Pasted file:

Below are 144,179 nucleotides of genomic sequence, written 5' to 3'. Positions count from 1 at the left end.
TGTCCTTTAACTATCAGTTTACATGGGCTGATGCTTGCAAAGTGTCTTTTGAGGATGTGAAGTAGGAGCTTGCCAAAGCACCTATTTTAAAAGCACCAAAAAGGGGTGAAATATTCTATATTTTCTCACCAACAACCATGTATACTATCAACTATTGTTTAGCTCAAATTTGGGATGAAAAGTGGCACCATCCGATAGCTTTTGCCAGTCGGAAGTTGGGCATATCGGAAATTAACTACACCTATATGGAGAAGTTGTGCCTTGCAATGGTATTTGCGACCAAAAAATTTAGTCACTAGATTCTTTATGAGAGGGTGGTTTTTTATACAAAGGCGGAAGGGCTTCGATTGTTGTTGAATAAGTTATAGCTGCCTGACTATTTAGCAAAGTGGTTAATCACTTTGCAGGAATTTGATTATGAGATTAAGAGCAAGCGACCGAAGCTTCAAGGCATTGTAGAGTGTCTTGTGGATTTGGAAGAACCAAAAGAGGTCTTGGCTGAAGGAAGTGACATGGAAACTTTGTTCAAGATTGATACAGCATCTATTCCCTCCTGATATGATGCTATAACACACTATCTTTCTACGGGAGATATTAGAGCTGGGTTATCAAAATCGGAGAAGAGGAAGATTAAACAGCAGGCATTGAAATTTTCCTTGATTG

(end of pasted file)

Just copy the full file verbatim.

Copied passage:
Below are 144,179 nucleotides of genomic sequence, written 5' to 3'. Positions count from 1 at the left end.
TGTCCTTTAACTATCAGTTTACATGGGCTGATGCTTGCAAAGTGTCTTTTGAGGATGTGAAGTAGGAGCTTGCCAAAGCACCTATTTTAAAAGCACCAAAAAGGGGTGAAATATTCTATATTTTCTCACCAACAACCATGTATACTATCAACTATTGTTTAGCTCAAATTTGGGATGAAAAGTGGCACCATCCGATAGCTTTTGCCAGTCGGAAGTTGGGCATATCGGAAATTAACTACACCTATATGGAGAAGTTGTGCCTTGCAATGGTATTTGCGACCAAAAAATTTAGTCACTAGATTCTTTATGAGAGGGTGGTTTTTTATACAAAGGCGGAAGGGCTTCGATTGTTGTTGAATAAGTTATAGCTGCCTGACTATTTAGCAAAGTGGTTAATCACTTTGCAGGAATTTGATTATGAGATTAAGAGCAAGCGACCGAAGCTTCAAGGCATTGTAGAGTGTCTTGTGGATTTGGAAGAACCAAAAGAGGTCTTGGCTGAAGGAAGTGACATGGAAACTTTGTTCAAGATTGATACAGCATCTATTCCCTCCTGATATGATGCTATAACACACTATCTTTCTACGGGAGATATTAGAGCTGGGTTATCAAAATCGGAGAAGAGGAAGATTAAACAGCAGGCATTGAAATTTTCCTTGATTG